Andrew Cancio’s Desert Power vs. Jojo Diaz’s City Speed at Jerry’s World


By David A. Avila

Two red hot featherweights taking starkly different paths meet when Jojo Diaz faces Andrew Cancio (pictured) for the NABF title on Saturday, Sept. 17, at AT&T Stadium in Arlington, Texas.

One walked a spotless road paved by brilliant success and the other walked a road filled with potholes and detours. But here they are.

When Cancio (17-3-2, 13 KOs) meets former Olympian Diaz (21-0, 12 KOs), he’s proving that his warrior’s journey filled with obstructions and heartbreak were not in vain. It’s also proof that determination has its rewards.

“I’ve been here before and always had to go out and prove them wrong. And here we are again,” said Cancio, 27, who grew up in the small desert town of Blythe, Calif.

It’s been a decade of filthy hot gyms and treks across the border to showcase his boxing skills for Cancio. In Blythe, temperatures can hover above 110 degrees for months. For the past few years he’s been training in the cooler temps of Ventura. But don’t say he’s from Ventura.

“Oh no, I’m from Blythe,” says Cancio. “Everybody knows everybody in Blythe.”

The California desert town is the last stop before the Arizona border. Because of the town’s remoteness it was always tough for Cancio to get noticed. But those in his hometown know who he is and its common to see dozens of his supporters travel more than 100 miles to see him fight in Indio, Calif.

“I got a lot of family and friends that are going to fly out to Texas as well. It’s way too far to drive,” Cancio said while at a recent media day in L.A.

The desert fighter Cancio will not be the favorite against the speedy Diaz. But he’s fought plenty of fast opponents to finally figure out what works. Plus, he’s just plain happy to be performing on a pay-per-view event before thousands of fans.

“We’re going to be on the biggest stage, the Canelo undercard. He sells a lot of pay per views. So were going to get a lot of views. A lot of people are going to see me and Jojo,” said Cancio. “I know it’s a hard fight, but the way I see it, I don’t want easy fights. I want the ones fans will remember.”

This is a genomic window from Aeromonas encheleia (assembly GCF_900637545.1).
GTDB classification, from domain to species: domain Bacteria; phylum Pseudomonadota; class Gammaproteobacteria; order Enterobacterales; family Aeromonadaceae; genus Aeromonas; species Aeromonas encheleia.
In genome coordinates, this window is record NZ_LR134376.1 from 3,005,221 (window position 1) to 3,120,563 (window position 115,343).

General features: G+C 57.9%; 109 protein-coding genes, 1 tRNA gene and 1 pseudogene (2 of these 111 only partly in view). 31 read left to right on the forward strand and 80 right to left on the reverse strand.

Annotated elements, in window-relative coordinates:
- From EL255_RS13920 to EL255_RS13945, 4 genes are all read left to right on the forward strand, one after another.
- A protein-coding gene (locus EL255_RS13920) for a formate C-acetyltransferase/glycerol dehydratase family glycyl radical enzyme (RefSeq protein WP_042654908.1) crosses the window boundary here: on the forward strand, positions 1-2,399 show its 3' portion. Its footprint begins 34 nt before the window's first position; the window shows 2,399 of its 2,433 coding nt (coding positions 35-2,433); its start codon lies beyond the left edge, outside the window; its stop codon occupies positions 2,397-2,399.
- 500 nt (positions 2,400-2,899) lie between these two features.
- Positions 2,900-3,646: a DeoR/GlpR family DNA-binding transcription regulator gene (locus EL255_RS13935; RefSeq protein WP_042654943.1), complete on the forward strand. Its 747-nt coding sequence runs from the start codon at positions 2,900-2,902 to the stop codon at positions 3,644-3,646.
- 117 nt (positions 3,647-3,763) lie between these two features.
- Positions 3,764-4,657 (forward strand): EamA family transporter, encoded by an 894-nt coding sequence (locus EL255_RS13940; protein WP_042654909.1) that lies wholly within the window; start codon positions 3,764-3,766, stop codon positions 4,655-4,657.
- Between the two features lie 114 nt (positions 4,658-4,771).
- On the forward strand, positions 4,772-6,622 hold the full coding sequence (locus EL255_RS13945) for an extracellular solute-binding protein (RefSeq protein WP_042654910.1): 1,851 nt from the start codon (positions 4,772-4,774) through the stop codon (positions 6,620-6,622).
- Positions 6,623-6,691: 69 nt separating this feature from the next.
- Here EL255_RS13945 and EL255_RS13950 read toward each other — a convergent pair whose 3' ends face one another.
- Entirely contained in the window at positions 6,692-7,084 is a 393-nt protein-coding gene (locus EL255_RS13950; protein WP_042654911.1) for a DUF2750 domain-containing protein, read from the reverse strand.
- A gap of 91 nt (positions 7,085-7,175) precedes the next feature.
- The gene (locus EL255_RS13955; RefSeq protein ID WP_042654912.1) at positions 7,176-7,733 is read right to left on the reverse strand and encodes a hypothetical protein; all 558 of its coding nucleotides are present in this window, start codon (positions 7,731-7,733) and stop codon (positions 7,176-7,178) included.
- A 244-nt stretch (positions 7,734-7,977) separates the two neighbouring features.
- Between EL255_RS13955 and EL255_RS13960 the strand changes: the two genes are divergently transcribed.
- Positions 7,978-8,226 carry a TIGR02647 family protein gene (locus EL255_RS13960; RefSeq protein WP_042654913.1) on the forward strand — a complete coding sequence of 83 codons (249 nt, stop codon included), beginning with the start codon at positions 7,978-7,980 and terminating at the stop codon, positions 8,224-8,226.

Fans remember Diaz the fighter from the hard knock streets of South El Monte who bedazzles every opponent with blinding combinations.

Diaz, 23, made the 2012 US Olympic team to the surprise of many across the country. But since then, he no longer surprises anyone. People know the South El Monte prizefighter brings the speed and a lot of it. Since turning pro the southpaw speedster has zipped through 20 opponents with only one proving competitive. That was Nicaragua’s Rene Alvarado.

“I know that this is my time to shine and showcase my skills and prove to everyone that I can be the next superstar in boxing,” said Diaz, who only had problems with Alvarado when they fought a year ago at the L.A. Sports Arena. “Andrew Cancio is a dangerous fighter. He is very strong. His last two fights he’s proven he has that power to knock opponents out.”

It’s those last two knockout wins that prompted Golden Boy Promotions to move Cancio from the Fantasy Springs Casino fight card to the Arlington, Texas mega event. Those knockouts spoke loudly.

“They gave me (Rene) Alvarado and I ended up knocking him out. Then I got a third round stoppage (over Hugo Cazares) and now here we are,” said Cancio, adding that Diaz presents another style and problem. “We will try to box more and stuff. I like going in the middle of the ring and throwing combinations.”

Diaz knows he’s the quicker fighter but wants to show he’s got head knocking power too.

“I know I have to be cautious but I’m going to brawl with him and show him my power. I’m going to push him back; he’s not going to push me back,” said Diaz who knocked out his last opponent in July.

Cancio is anxious for this crossroads moment.

“Stylistically it’s a great matchup. If I fight a good fight, that’s how people will remember me,” says Cancio with a smile. “I just can’t wait for that night. Two months of hard training for one night.”

Their roads have converged.

Photo credit: Tom Hogan